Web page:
The Onceler

Today as I ate my lunch I spoke to Mum.  She told me about the distress of visiting their neighbour whose property was at the point where two big fires converged.  She told me about all the dead wildlife – possums, roos, wombats and a wallaby barely able to hop who they couldn’t help.   About the cows in a dam – half survived and half were burned.    I choked on my quiche and had to push it aside.

The mood, the death, reminded me of a poem I wrote as an exercise for a writing class.  The style of poem is called a Villanelle.  Wikipedia describes villanelles thus: “A villanelle, also known as villanesque,[1] is a nineteen-line poetic form consisting of five tercets followed by a quatrain. There are two refrains and two repeating rhymes, with the first and third line of the first tercet repeated alternately at the end of each subsequent stanza until the last stanza, which includes both repeated lines.

My villanelle was about my parents’ geese who ( during the previous drought in the early 2000s)  proved no match for the local wedge-tailed eagles.

EAGLE GONG

And so we created an eagle gong

of fencing wire and a lid of iron

but will it protect the geese for long?

 

We hoped for a tinny windswept song

to chime across valley and river stone.

And so we created an eagle gong

 

To strike itself with a haunting dong

and keep the eagles spooked and shy.

But will it protect the geese for long?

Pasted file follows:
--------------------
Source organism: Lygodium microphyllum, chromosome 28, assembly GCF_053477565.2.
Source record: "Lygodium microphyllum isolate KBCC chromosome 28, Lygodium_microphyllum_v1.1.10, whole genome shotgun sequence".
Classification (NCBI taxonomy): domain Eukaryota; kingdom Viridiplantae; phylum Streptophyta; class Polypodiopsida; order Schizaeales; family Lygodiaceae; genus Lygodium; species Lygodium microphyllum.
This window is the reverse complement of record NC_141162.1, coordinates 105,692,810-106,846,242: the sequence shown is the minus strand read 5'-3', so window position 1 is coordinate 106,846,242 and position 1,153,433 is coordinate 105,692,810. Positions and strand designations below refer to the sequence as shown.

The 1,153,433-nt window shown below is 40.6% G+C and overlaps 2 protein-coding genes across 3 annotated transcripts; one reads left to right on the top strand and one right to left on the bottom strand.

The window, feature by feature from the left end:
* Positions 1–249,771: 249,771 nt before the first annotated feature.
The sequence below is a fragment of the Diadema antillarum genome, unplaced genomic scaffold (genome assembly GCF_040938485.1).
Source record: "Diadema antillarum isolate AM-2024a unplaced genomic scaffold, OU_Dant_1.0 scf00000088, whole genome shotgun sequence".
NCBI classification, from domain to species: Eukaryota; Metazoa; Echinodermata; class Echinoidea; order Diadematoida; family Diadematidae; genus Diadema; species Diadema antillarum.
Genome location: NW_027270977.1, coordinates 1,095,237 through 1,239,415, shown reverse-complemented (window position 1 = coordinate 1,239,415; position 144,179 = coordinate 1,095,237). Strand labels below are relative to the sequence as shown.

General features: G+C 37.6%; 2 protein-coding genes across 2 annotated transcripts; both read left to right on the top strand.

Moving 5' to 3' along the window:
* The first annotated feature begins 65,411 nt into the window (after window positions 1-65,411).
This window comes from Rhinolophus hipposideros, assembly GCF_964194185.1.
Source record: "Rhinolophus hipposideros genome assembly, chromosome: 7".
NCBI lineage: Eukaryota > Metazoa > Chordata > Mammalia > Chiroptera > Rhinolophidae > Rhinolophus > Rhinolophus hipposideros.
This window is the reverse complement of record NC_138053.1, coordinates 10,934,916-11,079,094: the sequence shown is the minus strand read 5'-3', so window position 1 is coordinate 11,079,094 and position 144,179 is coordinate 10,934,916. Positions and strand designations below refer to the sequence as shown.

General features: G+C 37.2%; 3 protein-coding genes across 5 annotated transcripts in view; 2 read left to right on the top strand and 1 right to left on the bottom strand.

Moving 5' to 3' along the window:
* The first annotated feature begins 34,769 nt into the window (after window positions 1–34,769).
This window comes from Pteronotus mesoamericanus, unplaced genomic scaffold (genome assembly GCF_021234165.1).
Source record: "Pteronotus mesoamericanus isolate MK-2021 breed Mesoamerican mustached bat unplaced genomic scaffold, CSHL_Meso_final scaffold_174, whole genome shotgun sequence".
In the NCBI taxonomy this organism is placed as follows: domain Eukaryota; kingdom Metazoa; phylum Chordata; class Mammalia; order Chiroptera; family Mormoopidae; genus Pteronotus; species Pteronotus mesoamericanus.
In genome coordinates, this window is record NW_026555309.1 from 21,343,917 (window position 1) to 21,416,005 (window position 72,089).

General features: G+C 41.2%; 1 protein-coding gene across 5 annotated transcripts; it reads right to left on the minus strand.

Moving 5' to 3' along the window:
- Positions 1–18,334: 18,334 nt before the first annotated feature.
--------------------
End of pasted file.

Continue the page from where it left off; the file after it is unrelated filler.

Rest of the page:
The hammer’s a corn can and a barbed wire prong.

The goslings, one by one, have gone

and so we created an eagle gong.

 

It hangs from a Stringy by a leather thong

and waits for the wind to sigh and moan

but will it protect the geese for long?

 

To see those feathers, the death. It’s wrong.

The poor gander marches, bereft and strong

and so we created an eagle gong.

But will it protect the geese for long?

 

Even the gallant gander, who fought bravely for the lives of his flock, died in the end.

Tonight a friend reminded me of Dr Seuss’ book The Lorax in which the selfish Onceler is so driven by profit and self-gain that he entirely denudes a whole area of resources and all the other creatures have to leave.    Of course, in the story, the Onceler’s empire fails with no resources to abuse and no customers to buy produce.

My friend commented how sad it is that this story for children with its simple message was written in the 1970s and yet people still don’t get it.

Indeed.  In fact, the Onceler is currently our PM.

 

 

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